22 July 2013
It’s Monday morning, and I find myself in a small room above a charming boozer in the Cotswolds beavering away at the Mobile Command Centre, or laptop. Although it sounds on the face of it that I may have run away from the hurly-burly of life at The Gables on a big weepy middle-class “Who Am I?” in search of inner peace, balance of the soul and scones to a quaint rural retreat, the actual reason for this is simply the price of diesel. Last night I was with Mr. Holland at his concert at the Westonbirt Arboretum, up the road from Elaine Delmar services, tonight I am in Cardiff. It would have meant 48 hours doing lengths of the M4, so I got on LateRooms.com and in return for secret codes on my plastic rectangle, sorted out some digs.
The morning has displayed all the hallmarks of life on the road. I have successfully deciphered the control unit of another en-suite shower, this time without managing to either scald one side of my body or subject it to a freezing torrent sufficient to put myself into stasis for the rest of the day. In this case, the shower unit is encased in a nice plastic booth thingy, so I have been excused the mildly unpleasant sensation of the hotel shower curtain sticking itself to the side of the bum whilst wrestling with the earlier mentioned plumbing related codebreaking. Mildly unpleasant in itself, the sensation of self-imposed self adhesive thin gauge vinyl gets rather more unpleasant when you as the victim then realise that you cannot be the only person whose gluteous maximus, or bum, has had this treatment. Suddenly we are into the terrifying universe of unintentionally rubbing bums by proxy with hundreds of strangers. Although I’m sure that there are those who happily part with cash for the privilege, for your jaded scribe it’s a thought best left alone.
I have also abided by the life-on-the-road-code by having a breakfast which was far too large, simply because I could. Back at The Gables, where the Healthy Way reigns supreme, breakfast is always a modest bowl of porridge, preceded by ten minutes of stretches and light exercise. I’m not being poncy here for once, it really is. This all goes out of the window altogether on the road, where the rickety descent from bedroom to dining room is left until absolutely the last possible moment, in this case 09.29.29, with the good intention of having an orange juice and maybe a small plate of kippers. Can anyone refuse a full English? Especially round here, where everything is locally sourced from neighbourhood farms? Certainly not me. That sausage was poetry, I can tell you.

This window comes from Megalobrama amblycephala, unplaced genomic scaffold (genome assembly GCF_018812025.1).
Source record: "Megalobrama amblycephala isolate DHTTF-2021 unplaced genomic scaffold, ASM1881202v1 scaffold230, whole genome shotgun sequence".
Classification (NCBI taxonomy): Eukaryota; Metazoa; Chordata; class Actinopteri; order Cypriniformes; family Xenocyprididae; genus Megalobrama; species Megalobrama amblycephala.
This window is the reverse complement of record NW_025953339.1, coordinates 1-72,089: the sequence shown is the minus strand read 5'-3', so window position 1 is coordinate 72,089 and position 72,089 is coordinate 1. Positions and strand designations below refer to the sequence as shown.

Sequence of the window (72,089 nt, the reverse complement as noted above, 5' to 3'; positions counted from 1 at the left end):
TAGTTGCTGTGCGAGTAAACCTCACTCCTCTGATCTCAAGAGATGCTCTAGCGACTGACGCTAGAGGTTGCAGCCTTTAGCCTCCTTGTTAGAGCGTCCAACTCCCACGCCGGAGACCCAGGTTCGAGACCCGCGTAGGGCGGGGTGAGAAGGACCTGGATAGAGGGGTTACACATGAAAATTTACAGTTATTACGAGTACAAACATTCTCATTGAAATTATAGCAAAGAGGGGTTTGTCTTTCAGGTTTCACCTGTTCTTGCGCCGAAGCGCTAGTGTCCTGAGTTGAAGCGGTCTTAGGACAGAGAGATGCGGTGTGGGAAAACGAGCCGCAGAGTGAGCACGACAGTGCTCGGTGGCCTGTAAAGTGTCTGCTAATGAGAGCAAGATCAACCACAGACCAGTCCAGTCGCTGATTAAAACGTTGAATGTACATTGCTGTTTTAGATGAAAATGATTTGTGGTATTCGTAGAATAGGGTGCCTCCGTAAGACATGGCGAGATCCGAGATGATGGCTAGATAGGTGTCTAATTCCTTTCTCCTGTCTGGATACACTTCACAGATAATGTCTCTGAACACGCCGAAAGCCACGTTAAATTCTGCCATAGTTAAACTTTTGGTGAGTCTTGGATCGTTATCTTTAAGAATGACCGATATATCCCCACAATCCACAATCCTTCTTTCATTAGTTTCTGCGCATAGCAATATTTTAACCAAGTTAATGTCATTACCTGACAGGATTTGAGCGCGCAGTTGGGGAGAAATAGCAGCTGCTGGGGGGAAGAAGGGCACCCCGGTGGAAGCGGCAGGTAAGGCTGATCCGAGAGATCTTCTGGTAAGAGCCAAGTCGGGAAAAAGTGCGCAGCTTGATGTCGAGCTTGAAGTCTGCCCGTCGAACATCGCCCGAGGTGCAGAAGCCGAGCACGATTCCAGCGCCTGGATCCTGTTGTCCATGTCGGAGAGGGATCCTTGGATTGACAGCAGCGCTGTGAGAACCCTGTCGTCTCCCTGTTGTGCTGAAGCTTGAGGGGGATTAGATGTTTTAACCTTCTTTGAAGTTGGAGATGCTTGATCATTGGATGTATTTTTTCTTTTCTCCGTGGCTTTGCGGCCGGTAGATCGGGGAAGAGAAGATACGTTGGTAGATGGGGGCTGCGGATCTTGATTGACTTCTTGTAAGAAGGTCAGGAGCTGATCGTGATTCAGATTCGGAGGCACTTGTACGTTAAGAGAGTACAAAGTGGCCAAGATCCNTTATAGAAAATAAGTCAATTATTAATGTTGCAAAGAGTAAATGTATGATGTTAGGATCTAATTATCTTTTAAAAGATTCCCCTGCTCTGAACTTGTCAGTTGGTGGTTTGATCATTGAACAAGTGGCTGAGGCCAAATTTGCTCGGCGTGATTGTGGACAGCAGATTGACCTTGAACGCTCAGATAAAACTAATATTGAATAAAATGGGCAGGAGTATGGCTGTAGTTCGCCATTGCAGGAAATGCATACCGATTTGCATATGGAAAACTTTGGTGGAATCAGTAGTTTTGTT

The descent from bedroom to dining room this morning was made all the more rickety by the solo consumption of quite a collection of Stella Artois in the room after work last night. Jools is an old school rock-and-roller, and so old-school rock-and-roll rules apply to the backstage area at the gig. This includes a large fridge stuffed to the gunnels with Stella, Guinness and Red Bull, and in an amusing Bowl Of Blue Smarties sort of way, two bottles of Fentiman’s Ginger Beer. As everybody shot back off home as soon as the gig finished, most of the fridge lay intact, so I helped myself to a small selection and scuttled off back here.
Once back here, as any red-blooded male alone in a hotel room at night with time on his hands would, I then started thinking of the Seaplanes of The Axis Powers Diorama. In particular I started contemplating the people who were going to be positioned around, cheerily playing cards at a small table under the cool shade of the Blohm & Voss 238, backing the re-fuelling lorry up to the Heinkel etc etc. Solitude and free beer are great friends of the Google binge, and I stumbled across the website of a German firm by the name of Preiser. It would appear that I am not the first chap to have wanted to make a Seaplanes of The Axis Powers diorama, as they have a full range of things seemingly made with me in mind, from mechanics loading boxes to the Luftwaffe Parade band and standard bearers. You can even get a set of miniature off-duty Germans playing cards to go under the wing of the Bv 238. However, the main comedy of the matter is in the figures they make for other kinds of dioramas. Quite what you would need a set of Seven Assorted Threatening People for I can only wonder, but I must say that I am curiously drawn to the Lady dancer In Tall Hat. Before I go, next time we will have trips to Metroland and Cardiff. Betjeman and Dylan Thomas, loosely. I’ll say good-bye now, and leave you in the good hands of the Preiser catalogue. Have a look- you won’t be disappointed. It may even stir the dioramicist inside you! Preiser catalogue